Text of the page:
Nursing home groups suggest $1 billion Medicare cuts could cost even more

Share this article:
Nursing home representatives and healthcare groups continued their attacks against a proposed FY 2010 $1.05 billion Medicare reduction  on Tuesday with the release of a report indicating the cuts could carry additional billions of dollars in unintended costs and consequences for both patients and providers.

The American Health Care Association and the Alliance for Quality Nursing Home Care released an economic impact analysis that suggests the proposed Medicare cuts will actually cost more than $3.6 billion in lost business activity and labor income; such cuts also could cost the loss of more than 30,000 healthcare jobs. In addition, the proposed cuts could also make it more difficult for skilled nursing facilities to enact reforms that would help them care for more short-term post-acute care patients, according to Alliance President Alan Rosenbloom. Caring for such post-acute patients helps "deliver the kind of long-term reductions in costs so crucial to effective healthcare reform," he said. The two groups said they plan to release a state-by-state analysis later this week.

The Centers for Medicare & Medicaid Services proposed the 3.3% reduction to SNF payments in fiscal 2010 on May 1 while emphasizing the cuts would be largely offset by a 2.1% market basket increase. According to regulators, providers were paid far more than originally forecast after a 2006 payment adjustment for certain therapy groupings, and these cuts are a simple correction for that oversight. (McKnight's, 5/4) CMS is accepting comments from the public on the proposed rule until June 30.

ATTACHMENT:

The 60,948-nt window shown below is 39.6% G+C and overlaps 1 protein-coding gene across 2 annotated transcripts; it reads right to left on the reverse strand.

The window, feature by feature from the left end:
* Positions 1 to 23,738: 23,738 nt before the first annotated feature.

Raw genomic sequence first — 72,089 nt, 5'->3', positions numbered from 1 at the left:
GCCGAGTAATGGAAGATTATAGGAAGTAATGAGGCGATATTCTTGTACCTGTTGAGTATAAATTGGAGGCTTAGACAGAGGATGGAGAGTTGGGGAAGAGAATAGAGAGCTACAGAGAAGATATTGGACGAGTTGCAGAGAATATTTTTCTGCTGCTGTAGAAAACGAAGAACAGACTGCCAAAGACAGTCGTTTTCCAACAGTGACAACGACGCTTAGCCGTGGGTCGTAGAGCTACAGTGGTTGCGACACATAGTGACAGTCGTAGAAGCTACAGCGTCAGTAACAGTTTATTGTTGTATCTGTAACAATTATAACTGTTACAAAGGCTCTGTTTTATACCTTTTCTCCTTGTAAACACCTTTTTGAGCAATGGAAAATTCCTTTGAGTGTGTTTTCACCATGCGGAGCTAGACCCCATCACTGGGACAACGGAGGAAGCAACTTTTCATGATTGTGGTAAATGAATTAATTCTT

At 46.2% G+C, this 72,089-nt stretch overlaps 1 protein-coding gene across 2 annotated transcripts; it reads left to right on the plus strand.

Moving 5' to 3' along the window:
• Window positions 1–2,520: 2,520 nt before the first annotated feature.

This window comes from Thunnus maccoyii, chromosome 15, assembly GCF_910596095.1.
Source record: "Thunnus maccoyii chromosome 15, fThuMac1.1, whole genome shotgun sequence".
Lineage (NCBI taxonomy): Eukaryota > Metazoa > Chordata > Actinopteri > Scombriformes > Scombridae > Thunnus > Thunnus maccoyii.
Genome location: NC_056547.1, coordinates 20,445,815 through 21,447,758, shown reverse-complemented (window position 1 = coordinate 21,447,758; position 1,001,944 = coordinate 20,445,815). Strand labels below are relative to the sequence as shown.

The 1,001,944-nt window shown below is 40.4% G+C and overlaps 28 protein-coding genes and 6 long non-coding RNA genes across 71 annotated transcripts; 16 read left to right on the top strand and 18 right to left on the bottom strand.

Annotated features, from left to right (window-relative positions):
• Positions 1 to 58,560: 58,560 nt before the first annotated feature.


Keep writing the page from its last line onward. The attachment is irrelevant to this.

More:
Share this article:

More in News

Genesis, Skilled Healthcare merger to create huge long-term care provider with more than 500 facilities

Genesis, Skilled Healthcare merger to create huge long-term ...

Genesis HealthCare and Skilled Healthcare Group Inc. will merge to create a single long-term and post-acute care company with more than 500 facilities nationwide, the providers announced Tuesday.

Antipsychotic use tied to acute kidney injury, increasing pressure on nursing home ...

Older people who take antipsychotic medications are at a markedly increased risk of acute kidney injury, according to newly published research findings out of Canada. The study further supports ongoing efforts to reduce the number of nursing home residents on these drugs.

Family alleges long-term care facility banned them due to social media posts, ...

Family members of a Texas long-term care resident have sued the facility where she lives, claiming they were banned from visiting due to their social media posts, according to a publication covering legal proceedings in the state.